NAIROBI, July 11 – The High Court has barred the Ministry of Finance from hiring an audit firm to investigate circumstances surrounding one of the 18 Anglo-leasing type tenders.,
Justice Joseph Nyamu said Thursday that a Sh500 million contract in which English firms – Midland Finance and Securities and Globetel Inc – were allowed to supply the government with telecommunication equipment for the Administration Police in May 2003, was legitimate.
The transaction is said to have been one of 18 security-related "Anglo Leasing type" contracts, which had been regarded as corrupt, and the first of its type signed by the Kibaki administration in 2003.
The companies had moved to court to challenge a decision by the Finance Ministry to hire an audit firm, Pricewaterhouse Coopers (PWC), to conduct forensic investigations in January 2007 to determine whether the contract was ‘corruptly awarded’.
Midland Finance and Securities alongside Globetel Inc. firmly contested the decision, saying the Attorney General (AG) gave an opinion sanctioning the contract as lawful.
According to the suit papers, PWC was contracted to perform forensic investigations to determine whether there had been pricing, financing and other irregularities in the procurement of the contract.
PWC was also expected to determine the market value of goods, works and services rendered or yet to be delivered, besides establishing whether a criminal activity had taken place in relation to the multi-million shilling contract.
The companies claimed that the Kenya Anti Corruption Commission had no right to cede its mandate to investigate corruption and economic crimes to the Ministry of Finance.
In a 78-page judgment, Justice Nyamu said the government ought not to invoke the law in a different light to otherwise justify the contract against the spirit of the Attorney General.
"I find that the government cannot invoke the force majeure (greater force) clause to justify the PWC contract, because the PWC contract prima facie goes both against the letter and the spirit of the Attorney General’s opinion," Justice Nyamu ruled.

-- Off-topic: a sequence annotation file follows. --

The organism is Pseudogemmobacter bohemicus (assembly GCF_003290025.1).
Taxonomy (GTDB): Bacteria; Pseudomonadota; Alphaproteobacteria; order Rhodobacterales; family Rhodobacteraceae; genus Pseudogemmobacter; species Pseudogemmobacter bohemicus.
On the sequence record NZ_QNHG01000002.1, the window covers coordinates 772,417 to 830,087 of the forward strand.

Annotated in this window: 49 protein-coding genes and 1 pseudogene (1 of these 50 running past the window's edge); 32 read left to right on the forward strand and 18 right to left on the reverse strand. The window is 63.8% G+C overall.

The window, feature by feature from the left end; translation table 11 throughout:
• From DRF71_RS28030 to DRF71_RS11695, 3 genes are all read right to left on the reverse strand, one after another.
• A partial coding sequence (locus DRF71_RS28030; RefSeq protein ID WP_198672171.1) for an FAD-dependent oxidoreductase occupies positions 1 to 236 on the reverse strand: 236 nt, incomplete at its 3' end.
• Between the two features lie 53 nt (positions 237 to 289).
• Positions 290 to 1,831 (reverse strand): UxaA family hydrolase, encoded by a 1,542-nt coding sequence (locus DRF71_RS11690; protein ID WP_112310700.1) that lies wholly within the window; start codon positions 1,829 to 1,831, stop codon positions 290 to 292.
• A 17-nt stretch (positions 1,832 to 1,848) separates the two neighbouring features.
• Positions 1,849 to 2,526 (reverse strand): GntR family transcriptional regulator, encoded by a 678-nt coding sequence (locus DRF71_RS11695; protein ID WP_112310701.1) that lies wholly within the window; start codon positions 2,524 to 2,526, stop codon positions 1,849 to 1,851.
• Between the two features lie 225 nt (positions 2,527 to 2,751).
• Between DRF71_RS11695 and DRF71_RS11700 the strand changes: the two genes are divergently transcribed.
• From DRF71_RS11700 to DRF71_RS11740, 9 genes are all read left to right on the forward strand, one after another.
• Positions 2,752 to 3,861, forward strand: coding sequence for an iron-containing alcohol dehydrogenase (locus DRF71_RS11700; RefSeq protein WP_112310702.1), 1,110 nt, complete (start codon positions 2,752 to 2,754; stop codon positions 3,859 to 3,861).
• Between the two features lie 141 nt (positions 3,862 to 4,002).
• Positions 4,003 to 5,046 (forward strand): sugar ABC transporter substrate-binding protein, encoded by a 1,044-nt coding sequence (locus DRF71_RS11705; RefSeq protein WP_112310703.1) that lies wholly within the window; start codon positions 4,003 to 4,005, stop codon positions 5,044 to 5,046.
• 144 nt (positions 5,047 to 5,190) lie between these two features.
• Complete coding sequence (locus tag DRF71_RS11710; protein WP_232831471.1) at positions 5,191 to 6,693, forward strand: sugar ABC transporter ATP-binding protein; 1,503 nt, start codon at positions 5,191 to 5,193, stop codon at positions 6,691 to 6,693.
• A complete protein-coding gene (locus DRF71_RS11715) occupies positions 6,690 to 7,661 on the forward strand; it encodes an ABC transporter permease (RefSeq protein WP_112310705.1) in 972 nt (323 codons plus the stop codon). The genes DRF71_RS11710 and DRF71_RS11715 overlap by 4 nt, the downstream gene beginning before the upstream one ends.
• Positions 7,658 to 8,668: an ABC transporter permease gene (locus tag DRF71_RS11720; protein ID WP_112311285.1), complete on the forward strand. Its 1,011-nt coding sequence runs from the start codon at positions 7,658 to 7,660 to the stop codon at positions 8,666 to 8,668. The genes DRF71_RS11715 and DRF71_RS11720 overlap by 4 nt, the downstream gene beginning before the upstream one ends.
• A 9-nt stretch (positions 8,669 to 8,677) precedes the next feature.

Midland Finance and Securities and Globetel Inc. were contracted by the government to supply and finance contracts for an Administration Police Telecommunications Network.
The Judge, however, noted that the fact that he ruled in the favour of the foreign company was not indicative of the court supporting a tainted contract.
He said: "By upholding party autonomy, the court should not be viewed as supporting a tainted contract, because this is a matter of proof at the proper forum of the resolution of the dispute."
The companies have maintained that they are entitled to an outstanding payment of over Sh400 million, a remainder of the full contractual amount, following an initial down payment of over Sh150 million.
The government on the other hand has insisted that the investigations done by PWC were meant to assist the Attorney General on whether or not to lay any indictments against the two companies.
"It is not proper for the government through the Attorney General to now back out of a written opinion concerning compliance given by that high office," stated Justice Nyamu.
"This court cannot allow the Attorney General to violate the Principle of public morality, which gives authority and weight to his opinion in the eyes of the other contracting party," he added.
These developments came even as attempts to solve the mystery of the Anglo Leasing scandal, which has since been described as an economic ogre, remained elusive.